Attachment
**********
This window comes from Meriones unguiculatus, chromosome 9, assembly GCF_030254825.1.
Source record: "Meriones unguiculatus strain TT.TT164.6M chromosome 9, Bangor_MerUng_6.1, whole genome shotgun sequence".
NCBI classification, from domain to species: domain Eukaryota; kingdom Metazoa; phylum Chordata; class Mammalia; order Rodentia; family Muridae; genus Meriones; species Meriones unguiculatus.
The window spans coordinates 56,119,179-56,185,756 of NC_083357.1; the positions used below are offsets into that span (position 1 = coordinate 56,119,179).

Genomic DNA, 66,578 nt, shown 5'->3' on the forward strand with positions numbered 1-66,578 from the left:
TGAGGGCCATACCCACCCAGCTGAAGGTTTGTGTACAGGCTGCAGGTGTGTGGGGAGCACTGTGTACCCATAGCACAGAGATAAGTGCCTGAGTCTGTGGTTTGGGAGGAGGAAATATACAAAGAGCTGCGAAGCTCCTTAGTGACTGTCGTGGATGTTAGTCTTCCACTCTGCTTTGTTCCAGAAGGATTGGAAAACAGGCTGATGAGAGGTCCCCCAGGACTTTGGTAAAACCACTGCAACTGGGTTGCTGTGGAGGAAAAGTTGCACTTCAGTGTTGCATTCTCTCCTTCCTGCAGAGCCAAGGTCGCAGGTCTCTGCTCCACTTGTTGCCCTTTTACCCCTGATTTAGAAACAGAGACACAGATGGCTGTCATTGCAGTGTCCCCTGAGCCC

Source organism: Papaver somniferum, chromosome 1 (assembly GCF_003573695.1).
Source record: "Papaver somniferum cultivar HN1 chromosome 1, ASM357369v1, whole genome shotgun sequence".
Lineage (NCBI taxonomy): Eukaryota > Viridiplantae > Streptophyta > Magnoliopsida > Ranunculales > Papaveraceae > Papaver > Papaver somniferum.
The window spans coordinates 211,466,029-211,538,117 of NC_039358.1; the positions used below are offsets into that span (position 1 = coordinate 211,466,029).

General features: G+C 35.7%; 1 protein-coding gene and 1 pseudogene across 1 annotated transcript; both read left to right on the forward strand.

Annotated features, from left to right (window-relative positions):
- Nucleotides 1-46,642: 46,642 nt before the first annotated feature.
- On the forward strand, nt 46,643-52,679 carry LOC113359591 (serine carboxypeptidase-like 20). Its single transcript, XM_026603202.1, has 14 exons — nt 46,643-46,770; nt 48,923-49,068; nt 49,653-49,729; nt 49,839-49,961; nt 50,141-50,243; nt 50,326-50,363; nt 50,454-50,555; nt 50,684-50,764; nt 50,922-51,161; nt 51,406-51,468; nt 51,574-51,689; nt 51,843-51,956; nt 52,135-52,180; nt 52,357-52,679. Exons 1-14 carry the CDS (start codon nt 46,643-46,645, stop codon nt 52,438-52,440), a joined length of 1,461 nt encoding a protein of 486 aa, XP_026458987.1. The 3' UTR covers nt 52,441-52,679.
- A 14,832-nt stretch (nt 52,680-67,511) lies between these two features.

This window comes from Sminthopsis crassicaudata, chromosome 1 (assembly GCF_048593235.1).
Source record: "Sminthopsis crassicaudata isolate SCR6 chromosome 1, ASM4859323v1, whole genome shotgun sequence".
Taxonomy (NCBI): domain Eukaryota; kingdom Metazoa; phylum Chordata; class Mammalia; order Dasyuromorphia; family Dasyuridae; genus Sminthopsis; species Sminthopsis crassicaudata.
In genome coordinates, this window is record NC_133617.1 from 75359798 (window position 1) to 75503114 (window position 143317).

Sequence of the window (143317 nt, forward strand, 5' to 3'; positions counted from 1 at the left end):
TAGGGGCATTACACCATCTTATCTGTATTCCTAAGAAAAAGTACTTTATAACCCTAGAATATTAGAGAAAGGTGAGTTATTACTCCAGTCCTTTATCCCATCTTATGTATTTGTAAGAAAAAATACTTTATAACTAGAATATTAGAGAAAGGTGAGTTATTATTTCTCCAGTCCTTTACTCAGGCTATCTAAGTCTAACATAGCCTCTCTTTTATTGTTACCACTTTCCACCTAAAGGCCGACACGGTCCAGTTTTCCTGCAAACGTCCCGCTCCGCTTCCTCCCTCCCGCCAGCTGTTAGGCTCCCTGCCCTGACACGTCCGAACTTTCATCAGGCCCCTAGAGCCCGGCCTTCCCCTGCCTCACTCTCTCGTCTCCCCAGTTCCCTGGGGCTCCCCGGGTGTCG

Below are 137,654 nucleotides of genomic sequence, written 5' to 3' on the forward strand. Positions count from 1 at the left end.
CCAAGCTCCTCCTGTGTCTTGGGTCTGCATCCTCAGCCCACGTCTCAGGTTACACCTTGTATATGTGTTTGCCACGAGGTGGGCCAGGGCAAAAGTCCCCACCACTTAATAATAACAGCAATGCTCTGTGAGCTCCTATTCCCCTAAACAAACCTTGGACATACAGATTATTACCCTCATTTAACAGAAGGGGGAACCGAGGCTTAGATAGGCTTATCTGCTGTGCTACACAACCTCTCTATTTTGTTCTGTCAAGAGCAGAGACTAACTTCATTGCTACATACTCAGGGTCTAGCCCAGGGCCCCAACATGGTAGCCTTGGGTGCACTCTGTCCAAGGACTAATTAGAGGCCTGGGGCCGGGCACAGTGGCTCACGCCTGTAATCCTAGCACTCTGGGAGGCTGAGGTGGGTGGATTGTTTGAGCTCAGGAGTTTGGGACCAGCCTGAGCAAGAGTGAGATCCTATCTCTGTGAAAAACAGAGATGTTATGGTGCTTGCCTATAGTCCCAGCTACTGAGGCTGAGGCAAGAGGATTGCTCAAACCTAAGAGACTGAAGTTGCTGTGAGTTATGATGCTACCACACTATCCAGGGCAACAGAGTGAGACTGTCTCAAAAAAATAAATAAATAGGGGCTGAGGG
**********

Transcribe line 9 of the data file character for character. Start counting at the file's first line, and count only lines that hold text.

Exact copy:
Lineage (NCBI taxonomy): Eukaryota > Viridiplantae > Streptophyta > Magnoliopsida > Ranunculales > Papaveraceae > Papaver > Papaver somniferum.